Worrying about our kids is absolutely normal, so I’m not trying to tell you not to worry. Helen is just now starting to use a lot of words, and she is exactly 7 months older than Malka (although you’d never know it by how much sooner Malka has done most things!). But Helen’s talking seems early to us, since her brother didn’t say much until much later. It’s all relative I guess. I also think that there is kind of an unrealistic expectation out there on when kids should talk since some start saying words so early. I think most don’t have a lot of words until 18 months or so.
Worrying is why you are a good Eemah. That’s your job!
I have to agree with everyone else, worrying is what mommies do! I practically throw up when one of the boys gets a bad boo boo! My guys really don’t “talk.” They have a few words, but it’s not the Gettysburg Address to be sure. If you really do get very concerned, then do what Amy and I did and have her evaluated. It might give you more peace of mind. Also, talk to her teachers about what she “should” be doing (although Malka-ese is about that). She is so lucky to have you (and Narda, too)!!!
our nephew didn’t have a lot of words until he was 2+. i admit i was slightly concerned–not in a ‘OMG, what’s what with him’ kind of way, but more in a ‘file in the back of my head’ way. then it was as if a switch was turned on, and for the love of cheese, he began picking up language like there was no tomorrow. he’s 4 now, and sometimes it’s hard to shut him up. he even talks to me, and interacts with me, on the phone. and he has an amazing verbal memory now–it’s really scary. he recites entire scenes from favorite movies…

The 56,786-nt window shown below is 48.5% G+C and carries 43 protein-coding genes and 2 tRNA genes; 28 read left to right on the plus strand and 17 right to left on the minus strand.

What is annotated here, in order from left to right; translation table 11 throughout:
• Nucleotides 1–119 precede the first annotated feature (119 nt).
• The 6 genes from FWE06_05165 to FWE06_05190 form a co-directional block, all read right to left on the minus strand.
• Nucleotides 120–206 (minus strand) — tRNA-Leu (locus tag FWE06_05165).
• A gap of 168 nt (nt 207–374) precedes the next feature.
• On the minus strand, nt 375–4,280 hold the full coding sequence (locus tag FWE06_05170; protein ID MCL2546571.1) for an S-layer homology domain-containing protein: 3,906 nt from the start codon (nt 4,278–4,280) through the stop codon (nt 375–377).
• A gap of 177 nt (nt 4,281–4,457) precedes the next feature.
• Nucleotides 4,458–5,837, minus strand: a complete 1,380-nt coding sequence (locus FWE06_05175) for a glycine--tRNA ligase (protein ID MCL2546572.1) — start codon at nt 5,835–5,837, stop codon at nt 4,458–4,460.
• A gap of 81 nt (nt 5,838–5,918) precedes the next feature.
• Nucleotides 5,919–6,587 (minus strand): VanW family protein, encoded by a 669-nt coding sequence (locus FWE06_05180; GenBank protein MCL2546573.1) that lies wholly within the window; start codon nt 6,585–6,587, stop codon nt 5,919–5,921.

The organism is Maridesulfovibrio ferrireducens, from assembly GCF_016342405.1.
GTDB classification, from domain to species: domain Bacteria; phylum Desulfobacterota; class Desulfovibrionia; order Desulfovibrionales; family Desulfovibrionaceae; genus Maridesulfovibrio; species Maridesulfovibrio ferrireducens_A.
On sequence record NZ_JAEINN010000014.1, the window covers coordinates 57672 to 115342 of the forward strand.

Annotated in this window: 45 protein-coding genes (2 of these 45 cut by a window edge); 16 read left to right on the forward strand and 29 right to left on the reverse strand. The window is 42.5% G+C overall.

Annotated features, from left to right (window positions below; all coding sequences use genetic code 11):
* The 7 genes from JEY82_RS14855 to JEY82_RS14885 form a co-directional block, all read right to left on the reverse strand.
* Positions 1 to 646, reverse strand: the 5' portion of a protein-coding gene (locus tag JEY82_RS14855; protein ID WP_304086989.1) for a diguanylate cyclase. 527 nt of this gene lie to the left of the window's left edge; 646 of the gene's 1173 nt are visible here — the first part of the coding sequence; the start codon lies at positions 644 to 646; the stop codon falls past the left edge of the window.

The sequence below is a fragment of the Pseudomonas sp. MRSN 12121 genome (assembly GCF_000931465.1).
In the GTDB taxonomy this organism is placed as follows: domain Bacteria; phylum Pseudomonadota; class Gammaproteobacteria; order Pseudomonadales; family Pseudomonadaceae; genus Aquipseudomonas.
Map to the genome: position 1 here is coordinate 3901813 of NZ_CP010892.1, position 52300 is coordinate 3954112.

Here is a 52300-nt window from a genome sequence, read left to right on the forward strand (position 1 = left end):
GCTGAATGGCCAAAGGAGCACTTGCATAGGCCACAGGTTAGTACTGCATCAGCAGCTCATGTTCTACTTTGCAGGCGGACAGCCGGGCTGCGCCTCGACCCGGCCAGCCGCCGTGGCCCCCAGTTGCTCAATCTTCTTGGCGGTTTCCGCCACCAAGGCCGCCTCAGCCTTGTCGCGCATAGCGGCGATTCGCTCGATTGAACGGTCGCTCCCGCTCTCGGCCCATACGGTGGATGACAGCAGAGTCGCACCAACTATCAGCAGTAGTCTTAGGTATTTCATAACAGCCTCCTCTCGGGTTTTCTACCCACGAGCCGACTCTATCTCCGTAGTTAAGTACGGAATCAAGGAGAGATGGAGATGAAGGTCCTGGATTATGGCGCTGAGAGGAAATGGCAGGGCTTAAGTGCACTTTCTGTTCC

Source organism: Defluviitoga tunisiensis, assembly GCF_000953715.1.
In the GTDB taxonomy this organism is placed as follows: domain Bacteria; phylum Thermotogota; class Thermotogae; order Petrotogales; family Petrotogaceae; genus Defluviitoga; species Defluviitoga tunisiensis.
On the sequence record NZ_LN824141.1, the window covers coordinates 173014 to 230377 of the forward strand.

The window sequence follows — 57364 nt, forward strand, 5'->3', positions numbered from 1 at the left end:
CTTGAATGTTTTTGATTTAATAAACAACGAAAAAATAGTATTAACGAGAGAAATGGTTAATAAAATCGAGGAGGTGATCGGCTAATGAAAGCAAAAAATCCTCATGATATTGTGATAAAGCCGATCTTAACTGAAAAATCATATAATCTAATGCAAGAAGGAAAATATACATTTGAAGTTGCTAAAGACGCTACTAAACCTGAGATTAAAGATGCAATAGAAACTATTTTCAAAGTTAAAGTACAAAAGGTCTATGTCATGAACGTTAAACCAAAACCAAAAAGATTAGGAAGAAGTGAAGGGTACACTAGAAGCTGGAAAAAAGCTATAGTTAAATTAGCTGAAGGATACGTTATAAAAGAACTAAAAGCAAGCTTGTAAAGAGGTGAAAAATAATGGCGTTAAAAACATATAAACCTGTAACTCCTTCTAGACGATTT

so i guess i’m saying is 1.) i really totally understand your worry–i think having a bunch of kids for comparison is one of the harder things with having our wonderful blogosphere, and 2.) mp3 will most likely surprise you soon with her words, and then you will snort when you come back and read this post. *hugs*
Do you mind if I ask what language other than English MP3 is being raised with? (Sorry, I’m a relative newcomer here.)
Not that it matters even one tiny BIT which languages she’s hearing, I’m just curious.
I’ve got four kids, a stepkid and a grandkid, Shelli. Here’s what I think I know:
My son Moose turned 20 years old in October. He started speaking in complete sentences three weeks ago. His first complete sentence came in the form of a question. He asked, “Do you think my hair is long enough, yet, for dreadlocks?”
I was so pleased for him. So pleased.
In contrast, his older sister, at age four, lamented her sparse vocabulary with, “I’m sorry, Grandma. I don’t have words for that yet.”
Point being: they all end up in freshman comp at some point, at which time we worry over their capacity to identify and repair comma splices, because it is our duty to worry.
MP3 is fine.